Author Topic: Canadian investors, a question just to be sure.  (Read 13349 times)

daverobev

  • Magnum Stache
  • ******
  • Posts: 3428
  • Location: France
Re: Canadian investors, a question just to be sure.
« Reply #50 on: July 29, 2015, 11:49:51 AM »
Plus I can see a few years of 'meh' for the banks, what with such expensive real estate for no good reason (big country, tons of room for more houses!).
This honestly baffles me too. Our property value has gone up by about 30% in 3 years. I'm not counting chickens there, since the market can crash in an instant, but I find it baffling that housing keeps climbing like this.
Isn't that true for all big countries? You get expensive real estate concentrated in a few cities.
Whats the value of a house 5days drive from Vancouver, or Sydney or Hong Kong = zero
In Europe whats the value of a house a 1hour train trip from London, or Frankfurt, or Paris = same as a house in London, or Frankfurt or Paris

5 Days drive from Vancouver is Toronto ;)

But yeah, I hear you. My thinking is with Calgary having a tough time right now, and our economy so narrowly focused, what will happen to the other large markets? One argument would be that they will go up since there is more demand for them, another would be tha tthe national policies and national banks will cannibalize the rest of the nation.

Well, if there's anything to the notion of foreign investors boosting Vancouver, we will see more of it as China's stock market has crashed and there will be the usual capital flight to 'safe havens' like the USD and Canada (less so).  That said Vancouver's market has become absurd and is ripe for a correction - though I've been saying that since the mid 80s so what do I know?

http://www.bbc.co.uk/news/business/market_data/stockmarket/143552/twelve_month.stm

China is only down vs the last 4 months of sheer madness... It is +20% vs Christmas.

nobodyspecial

  • Handlebar Stache
  • *****
  • Posts: 1469
  • Location: Land above the land of the free
Re: Canadian investors, a question just to be sure.
« Reply #51 on: July 29, 2015, 11:55:18 AM »
Everybody says that the biggest investment risk is investors themselves (selling low and buying high).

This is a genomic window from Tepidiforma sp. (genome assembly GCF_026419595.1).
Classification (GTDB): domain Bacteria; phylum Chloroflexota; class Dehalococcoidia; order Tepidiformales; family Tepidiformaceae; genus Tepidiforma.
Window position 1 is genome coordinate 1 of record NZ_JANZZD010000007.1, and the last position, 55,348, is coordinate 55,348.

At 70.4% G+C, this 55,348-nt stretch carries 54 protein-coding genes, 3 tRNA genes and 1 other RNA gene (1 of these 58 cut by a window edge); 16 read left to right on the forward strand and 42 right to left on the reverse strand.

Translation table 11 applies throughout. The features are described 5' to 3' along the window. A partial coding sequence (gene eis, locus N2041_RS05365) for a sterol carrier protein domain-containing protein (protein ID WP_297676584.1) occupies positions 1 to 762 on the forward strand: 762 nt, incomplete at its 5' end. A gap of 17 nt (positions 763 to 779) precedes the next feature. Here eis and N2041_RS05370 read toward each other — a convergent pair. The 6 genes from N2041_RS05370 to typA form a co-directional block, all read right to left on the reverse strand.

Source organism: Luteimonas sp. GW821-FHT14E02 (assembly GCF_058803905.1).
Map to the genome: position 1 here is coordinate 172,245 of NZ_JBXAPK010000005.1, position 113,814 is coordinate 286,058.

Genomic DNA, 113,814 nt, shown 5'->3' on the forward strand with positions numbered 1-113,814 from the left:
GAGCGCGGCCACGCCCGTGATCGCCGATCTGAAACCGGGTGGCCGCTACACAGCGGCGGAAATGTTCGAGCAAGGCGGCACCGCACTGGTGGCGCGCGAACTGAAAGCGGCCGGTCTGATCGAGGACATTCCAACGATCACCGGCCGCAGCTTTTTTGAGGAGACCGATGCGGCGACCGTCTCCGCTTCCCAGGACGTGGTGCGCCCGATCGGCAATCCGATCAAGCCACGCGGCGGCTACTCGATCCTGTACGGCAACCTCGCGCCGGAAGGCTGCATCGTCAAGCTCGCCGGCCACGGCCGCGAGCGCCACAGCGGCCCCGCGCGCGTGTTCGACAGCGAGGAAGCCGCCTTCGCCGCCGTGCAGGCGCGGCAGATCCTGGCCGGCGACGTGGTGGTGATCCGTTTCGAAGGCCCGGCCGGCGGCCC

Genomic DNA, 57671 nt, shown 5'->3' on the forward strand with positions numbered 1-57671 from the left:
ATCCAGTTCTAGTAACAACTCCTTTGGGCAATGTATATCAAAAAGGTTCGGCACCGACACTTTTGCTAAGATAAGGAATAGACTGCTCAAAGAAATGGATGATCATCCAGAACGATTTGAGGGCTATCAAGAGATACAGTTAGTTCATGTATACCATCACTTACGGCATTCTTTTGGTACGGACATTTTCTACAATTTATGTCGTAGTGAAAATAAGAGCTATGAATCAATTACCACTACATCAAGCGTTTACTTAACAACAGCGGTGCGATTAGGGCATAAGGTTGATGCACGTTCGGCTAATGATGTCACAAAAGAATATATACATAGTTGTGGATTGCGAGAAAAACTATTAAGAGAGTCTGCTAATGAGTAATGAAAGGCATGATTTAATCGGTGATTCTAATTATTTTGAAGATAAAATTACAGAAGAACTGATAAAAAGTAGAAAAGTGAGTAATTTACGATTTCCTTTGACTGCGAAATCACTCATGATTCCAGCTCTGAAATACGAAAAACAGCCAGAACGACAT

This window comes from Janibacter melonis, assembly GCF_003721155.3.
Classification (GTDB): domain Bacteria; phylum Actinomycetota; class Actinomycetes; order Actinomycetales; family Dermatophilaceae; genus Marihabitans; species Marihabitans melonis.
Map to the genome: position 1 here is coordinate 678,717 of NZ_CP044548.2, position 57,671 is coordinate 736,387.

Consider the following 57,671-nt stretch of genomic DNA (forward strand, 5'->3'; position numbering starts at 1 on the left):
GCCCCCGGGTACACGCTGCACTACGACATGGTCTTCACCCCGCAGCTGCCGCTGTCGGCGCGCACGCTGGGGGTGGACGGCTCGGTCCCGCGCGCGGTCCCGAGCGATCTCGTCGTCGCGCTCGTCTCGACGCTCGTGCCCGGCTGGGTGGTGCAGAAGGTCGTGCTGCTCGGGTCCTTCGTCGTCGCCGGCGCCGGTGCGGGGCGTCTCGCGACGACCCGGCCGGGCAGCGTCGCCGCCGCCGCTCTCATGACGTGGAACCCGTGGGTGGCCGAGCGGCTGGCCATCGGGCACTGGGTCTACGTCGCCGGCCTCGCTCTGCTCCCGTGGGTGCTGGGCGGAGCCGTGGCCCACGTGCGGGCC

True
 
Quote
So, just buy according to your AA,
In general true, but AA is just a set of arbitrary numbers you essentially made up;   60% USA, 20% international, 20% bonds or whatever.
It doesn't mean that if oil halves in value or your house quadruples, or your currency devalues you shouldn't reconsider the grand plan.

Kaspian

  • Handlebar Stache
  • *****
  • Posts: 1536
  • Location: Canada
    • My Necronomicon of Badassity
Re: Canadian investors, a question just to be sure.
« Reply #52 on: August 20, 2015, 12:24:56 AM »
Everyone I meet lately wants to hold an "aggressive" position--100% equity.  Aggressive means high growth, excitement, assertive, confident, rock climbing, zip lining, bungee jumping, wha-hoo!!  I'm gonna make more cash than anyone else--I'm dangerous and front of tha pack, baby!  "Conservative"?!  That means boring, old school, unhip, tea parties, cucumber sandwiches, rosewater.  Boo!  "Balanced"?!  Just as boring, maybe moreso because it's wishy-washy.

I'm beginning to think the problem might be in the phrasing of it all?  The psychologic triggers.  When the shit hits the fan, the self-proclaimed aggressive gets a little sheepish after all and pulls out of the boxing ring after Round 2.

Honestly, holding a decent chunk of bonds in a portfolio isn't for sissies.  It's for high-logic Spock individuals.  Sure, Kirk got all the exciting action, but Spock was cooler, better at math, and never got a VD from an alien.

I'm just saying--if you held a chunk of bonds in your portfolio, and a decent portion of an international index, its value would be up for the year and you wouldn't even really notice the waves around you caused by the CDN allocation.  :)

nobodyspecial

  • Handlebar Stache
  • *****
  • Posts: 1469
  • Location: Land above the land of the free
Re: Canadian investors, a question just to be sure.
« Reply #53 on: August 20, 2015, 06:51:28 AM »
There is a question if bonds really do balance an all stock portfolio in the current circumstances.
Bonds rise when interest rates fall, if rates are at 0.25% there is a limit to how far they can fall. So to use bonds to provide a rising investment to sell and allow you to buy stocks when the equity market drops 50% - you are going to need to hold a lot of bonds!

fullpampers

  • 5 O'Clock Shadow
  • *
  • Posts: 83
Re: Canadian investors, a question just to be sure.
« Reply #54 on: August 20, 2015, 11:00:49 AM »
Thank's to all that commented,

I have been out of the loop for a couple of weeks because of vacation time (Family time and a crap-load of fixing up/renovations on the duplex) and I just got up to speed on all that has been discussed here.

I will straighten out my portfolio with buying more VXUS/VTI and bonds

I'll look into the other ETF's that have been mentioned here. I'll read up on XEF, XEC, XIC, VDY and see what they are. Right now I don't have a very big portfolio, I'll try and fit these in eventually.

Thanks again

Kaspian

  • Handlebar Stache
  • *****
  • Posts: 1536
  • Location: Canada
    • My Necronomicon of Badassity
Re: Canadian investors, a question just to be sure.
« Reply #55 on: August 20, 2015, 11:51:47 AM »

I will straighten out my portfolio with buying more VXUS/VTI and bonds


Great to hear!  As Garth Turner (worth a read every day for Canadians) said yesterday:  "You have diversification, which is the difference between investing and gambling."